In addition to the growth-enhancing benefits of five or six meals daily, frequent eating will also keep your energy levels high, and it will keep your metabolic rate higher so you keep fat storage to a minimum while on your bulking phase. When carbohydrates are consumed alone, there is a greater rise in insulin than when they are consumed in combination with protein. When simple, refined carbohydrates are consumed, there is also a greater rise in insulin.
It’s not uncommon for many large, active bodybuilders to need upwards of 4000 calories a day or more to gain weight. Sometimes it’s difficult to get this many calories from food. For many people, it is not practical to eat 5 or 6 times per day because of work, school, or other time commitments. If this describes you, it’s OK to substitute one or two meals with a meal replacement drink. Be wary of commercial weight gain powders. Many of them are 80% sugar with very little protein. Find a weight gainer with a ratio of 1 part protein to two parts carbs (for example, 80 grams of carbs to 40 grams of protein) Alternately, you could use a low calorie meal replacement product like MET-RX or MYOPLEX. At 280 calories per packet, they are too low in calories by themselves to count as an entire meal for a weight gain program. If you mix them with skim milk or juice and maybe blend in a piece of fruit, you now you have a 500 to 700 calorie, high protein weight-gain shake! Just remember that meal replacements should be used for convenience only – they are not designed to take replace food and they are not better than food.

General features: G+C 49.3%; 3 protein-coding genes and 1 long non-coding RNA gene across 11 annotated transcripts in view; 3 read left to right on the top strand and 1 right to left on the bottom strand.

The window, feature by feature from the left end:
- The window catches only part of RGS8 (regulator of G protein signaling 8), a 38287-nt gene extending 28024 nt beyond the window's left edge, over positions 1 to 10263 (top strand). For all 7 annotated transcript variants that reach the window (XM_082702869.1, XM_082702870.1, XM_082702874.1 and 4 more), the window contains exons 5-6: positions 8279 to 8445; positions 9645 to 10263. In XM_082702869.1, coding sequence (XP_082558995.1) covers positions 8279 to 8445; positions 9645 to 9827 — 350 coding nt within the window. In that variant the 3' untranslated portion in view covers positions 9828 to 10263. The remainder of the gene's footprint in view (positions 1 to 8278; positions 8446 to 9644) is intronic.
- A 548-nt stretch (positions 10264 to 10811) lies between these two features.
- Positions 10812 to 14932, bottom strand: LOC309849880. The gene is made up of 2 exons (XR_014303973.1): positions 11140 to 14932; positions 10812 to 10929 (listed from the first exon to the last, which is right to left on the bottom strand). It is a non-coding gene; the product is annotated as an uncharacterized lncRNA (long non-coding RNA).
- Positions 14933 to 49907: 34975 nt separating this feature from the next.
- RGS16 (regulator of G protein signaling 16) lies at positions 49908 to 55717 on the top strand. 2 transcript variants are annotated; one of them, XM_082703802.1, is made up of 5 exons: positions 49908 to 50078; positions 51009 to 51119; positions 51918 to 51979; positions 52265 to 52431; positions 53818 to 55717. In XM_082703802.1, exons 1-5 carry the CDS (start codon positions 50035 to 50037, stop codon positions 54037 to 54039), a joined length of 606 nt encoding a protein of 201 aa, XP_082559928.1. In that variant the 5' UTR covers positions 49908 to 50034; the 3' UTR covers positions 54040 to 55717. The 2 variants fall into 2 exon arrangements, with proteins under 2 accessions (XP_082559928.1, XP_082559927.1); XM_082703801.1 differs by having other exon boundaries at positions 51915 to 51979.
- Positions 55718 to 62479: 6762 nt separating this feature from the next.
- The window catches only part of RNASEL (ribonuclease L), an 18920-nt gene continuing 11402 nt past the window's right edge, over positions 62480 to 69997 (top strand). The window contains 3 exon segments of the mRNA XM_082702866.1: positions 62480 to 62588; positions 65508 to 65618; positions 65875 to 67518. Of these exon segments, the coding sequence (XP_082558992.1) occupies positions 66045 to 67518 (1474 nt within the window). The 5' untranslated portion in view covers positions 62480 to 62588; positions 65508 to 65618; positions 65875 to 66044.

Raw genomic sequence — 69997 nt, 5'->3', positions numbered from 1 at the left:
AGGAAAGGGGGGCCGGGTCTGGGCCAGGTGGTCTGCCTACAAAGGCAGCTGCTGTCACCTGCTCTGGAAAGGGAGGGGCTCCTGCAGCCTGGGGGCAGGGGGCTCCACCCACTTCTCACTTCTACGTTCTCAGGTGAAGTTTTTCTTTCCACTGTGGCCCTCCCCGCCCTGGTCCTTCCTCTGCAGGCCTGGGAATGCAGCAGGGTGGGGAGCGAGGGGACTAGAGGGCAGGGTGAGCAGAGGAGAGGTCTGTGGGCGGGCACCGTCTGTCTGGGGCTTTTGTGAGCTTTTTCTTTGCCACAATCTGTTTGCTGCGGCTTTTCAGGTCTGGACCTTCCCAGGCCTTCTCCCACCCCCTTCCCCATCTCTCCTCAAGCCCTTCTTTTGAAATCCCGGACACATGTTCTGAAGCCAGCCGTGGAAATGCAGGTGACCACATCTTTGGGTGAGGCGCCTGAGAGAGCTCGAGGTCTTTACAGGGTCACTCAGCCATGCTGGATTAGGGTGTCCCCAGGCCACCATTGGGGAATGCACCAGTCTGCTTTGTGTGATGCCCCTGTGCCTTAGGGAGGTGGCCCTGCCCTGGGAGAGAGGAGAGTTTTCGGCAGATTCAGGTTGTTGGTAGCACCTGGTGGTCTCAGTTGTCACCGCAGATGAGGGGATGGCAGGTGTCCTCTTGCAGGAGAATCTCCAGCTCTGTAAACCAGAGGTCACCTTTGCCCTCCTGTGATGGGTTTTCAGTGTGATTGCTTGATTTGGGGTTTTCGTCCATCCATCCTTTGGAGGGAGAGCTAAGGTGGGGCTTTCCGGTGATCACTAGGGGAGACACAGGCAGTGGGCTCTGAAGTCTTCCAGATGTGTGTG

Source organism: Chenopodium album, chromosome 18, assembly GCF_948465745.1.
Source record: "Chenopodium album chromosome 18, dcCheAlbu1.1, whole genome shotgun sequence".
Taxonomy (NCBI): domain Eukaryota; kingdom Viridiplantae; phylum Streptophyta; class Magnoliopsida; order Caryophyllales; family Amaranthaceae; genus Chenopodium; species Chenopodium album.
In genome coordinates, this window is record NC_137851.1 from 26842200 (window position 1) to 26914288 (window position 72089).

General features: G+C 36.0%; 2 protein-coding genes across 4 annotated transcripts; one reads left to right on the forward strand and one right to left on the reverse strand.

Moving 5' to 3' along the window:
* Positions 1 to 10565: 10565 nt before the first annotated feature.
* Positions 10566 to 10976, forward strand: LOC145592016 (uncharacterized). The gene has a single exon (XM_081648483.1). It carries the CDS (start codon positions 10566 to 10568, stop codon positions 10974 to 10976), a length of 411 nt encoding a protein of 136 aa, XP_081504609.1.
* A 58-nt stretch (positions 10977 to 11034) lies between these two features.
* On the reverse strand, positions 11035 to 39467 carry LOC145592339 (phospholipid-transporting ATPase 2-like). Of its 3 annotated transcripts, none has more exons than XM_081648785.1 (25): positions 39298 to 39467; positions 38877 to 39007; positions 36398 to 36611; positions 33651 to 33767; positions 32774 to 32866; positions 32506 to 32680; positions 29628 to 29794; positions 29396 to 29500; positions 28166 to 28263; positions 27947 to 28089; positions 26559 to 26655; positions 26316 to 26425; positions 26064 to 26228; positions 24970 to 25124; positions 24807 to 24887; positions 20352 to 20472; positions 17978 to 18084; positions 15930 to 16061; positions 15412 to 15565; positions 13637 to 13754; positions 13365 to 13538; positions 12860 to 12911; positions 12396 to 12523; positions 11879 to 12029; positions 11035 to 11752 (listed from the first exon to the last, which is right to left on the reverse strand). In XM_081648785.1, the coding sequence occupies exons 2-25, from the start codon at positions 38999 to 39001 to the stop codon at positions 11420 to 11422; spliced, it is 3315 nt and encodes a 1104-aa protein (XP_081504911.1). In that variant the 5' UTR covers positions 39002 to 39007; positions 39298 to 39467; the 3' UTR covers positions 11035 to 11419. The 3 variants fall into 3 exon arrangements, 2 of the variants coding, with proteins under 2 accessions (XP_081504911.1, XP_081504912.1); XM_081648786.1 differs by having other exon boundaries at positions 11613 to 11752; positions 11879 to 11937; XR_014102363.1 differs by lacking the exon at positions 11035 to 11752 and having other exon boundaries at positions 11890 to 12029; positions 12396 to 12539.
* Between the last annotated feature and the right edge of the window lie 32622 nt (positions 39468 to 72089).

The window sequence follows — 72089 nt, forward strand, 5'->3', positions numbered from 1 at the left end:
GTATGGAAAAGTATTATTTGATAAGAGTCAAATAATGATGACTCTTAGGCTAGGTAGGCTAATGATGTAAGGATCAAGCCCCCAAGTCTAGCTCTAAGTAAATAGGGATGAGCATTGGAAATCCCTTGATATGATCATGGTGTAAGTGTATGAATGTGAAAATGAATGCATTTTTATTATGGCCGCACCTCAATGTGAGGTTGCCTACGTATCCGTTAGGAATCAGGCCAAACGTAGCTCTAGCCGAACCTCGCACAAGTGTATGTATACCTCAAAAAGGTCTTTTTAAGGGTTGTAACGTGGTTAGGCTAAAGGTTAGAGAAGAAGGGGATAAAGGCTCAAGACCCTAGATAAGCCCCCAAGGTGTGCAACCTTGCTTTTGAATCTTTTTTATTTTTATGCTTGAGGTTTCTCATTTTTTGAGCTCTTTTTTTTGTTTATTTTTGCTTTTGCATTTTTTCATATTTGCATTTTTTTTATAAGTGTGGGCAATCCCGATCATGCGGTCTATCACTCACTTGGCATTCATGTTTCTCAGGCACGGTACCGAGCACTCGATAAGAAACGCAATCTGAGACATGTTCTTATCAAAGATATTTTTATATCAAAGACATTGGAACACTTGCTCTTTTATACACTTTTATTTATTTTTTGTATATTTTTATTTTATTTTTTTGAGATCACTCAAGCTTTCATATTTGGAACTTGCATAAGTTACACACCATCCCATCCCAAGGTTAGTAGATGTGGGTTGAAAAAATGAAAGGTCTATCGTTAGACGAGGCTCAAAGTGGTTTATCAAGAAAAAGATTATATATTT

Quality vs. Quantity